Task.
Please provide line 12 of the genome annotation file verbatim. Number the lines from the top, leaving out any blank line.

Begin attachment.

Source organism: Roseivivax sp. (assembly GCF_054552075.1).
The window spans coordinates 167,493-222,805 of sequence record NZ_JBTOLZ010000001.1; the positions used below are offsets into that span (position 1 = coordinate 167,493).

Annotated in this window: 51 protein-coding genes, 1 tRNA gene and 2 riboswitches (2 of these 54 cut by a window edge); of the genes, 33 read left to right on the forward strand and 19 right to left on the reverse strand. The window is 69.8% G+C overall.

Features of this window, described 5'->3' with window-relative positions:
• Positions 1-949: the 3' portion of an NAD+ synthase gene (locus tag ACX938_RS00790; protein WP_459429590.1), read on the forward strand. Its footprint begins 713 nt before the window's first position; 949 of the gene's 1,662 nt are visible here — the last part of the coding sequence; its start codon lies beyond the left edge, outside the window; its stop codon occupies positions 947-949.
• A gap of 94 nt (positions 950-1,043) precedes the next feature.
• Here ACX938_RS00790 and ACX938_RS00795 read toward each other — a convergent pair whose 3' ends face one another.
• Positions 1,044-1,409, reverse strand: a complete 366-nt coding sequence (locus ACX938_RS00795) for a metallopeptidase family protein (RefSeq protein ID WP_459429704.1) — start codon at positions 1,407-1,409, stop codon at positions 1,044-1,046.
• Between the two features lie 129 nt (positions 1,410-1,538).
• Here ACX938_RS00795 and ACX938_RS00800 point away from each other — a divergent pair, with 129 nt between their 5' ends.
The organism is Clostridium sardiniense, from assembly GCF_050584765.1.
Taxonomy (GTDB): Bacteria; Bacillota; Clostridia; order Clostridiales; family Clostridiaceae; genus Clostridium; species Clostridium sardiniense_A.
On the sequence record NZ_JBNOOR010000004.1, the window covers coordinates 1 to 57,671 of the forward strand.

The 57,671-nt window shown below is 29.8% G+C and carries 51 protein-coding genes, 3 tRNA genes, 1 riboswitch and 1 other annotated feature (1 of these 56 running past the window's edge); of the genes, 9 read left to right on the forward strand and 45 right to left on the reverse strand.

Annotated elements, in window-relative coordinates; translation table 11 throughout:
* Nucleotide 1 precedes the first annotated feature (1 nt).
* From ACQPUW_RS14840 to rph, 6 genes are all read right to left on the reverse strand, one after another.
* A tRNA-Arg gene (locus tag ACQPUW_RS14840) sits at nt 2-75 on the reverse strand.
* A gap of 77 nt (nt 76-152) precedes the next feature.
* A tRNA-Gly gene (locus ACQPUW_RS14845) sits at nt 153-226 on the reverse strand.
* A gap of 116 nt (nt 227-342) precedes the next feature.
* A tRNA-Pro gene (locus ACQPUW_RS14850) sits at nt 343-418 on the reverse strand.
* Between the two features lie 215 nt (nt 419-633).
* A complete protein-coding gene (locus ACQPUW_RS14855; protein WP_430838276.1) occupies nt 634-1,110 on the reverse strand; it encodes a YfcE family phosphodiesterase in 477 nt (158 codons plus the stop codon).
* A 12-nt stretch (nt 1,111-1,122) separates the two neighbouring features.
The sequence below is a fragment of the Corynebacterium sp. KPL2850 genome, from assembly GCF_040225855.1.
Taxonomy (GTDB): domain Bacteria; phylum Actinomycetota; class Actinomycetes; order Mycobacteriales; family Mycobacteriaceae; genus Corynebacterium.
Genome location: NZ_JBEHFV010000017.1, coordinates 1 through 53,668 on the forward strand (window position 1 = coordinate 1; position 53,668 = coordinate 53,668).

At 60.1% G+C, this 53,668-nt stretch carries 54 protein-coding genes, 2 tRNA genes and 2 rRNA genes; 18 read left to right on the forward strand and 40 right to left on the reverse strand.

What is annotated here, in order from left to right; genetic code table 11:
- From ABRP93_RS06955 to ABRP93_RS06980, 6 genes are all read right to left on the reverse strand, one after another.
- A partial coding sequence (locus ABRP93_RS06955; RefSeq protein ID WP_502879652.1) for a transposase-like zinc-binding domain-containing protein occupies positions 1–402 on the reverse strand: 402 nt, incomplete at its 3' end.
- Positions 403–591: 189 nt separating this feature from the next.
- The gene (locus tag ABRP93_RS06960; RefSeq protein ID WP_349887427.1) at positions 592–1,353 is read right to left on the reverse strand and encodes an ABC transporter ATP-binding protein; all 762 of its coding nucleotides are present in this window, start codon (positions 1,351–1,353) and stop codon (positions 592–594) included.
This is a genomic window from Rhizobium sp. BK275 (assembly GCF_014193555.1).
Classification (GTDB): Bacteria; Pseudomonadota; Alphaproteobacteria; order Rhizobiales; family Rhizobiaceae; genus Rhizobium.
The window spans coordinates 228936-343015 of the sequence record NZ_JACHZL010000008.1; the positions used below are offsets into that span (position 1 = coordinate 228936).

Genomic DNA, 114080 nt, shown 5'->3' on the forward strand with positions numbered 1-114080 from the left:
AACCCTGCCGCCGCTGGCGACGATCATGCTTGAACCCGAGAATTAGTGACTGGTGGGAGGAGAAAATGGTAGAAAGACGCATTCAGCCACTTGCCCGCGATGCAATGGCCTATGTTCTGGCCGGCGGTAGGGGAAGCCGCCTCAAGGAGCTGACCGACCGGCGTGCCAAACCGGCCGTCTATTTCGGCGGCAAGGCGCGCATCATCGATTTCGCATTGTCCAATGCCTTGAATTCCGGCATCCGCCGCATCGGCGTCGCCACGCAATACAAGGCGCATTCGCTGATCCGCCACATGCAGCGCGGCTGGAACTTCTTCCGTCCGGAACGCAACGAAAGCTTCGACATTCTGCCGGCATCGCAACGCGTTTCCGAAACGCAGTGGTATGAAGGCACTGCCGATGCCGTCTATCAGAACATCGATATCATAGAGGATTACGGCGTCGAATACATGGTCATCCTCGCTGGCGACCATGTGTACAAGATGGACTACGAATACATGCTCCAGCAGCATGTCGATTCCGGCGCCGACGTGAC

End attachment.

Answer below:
Taxonomy (GTDB): Bacteria; Bacillota; Clostridia; order Clostridiales; family Clostridiaceae; genus Clostridium; species Clostridium sardiniense_A.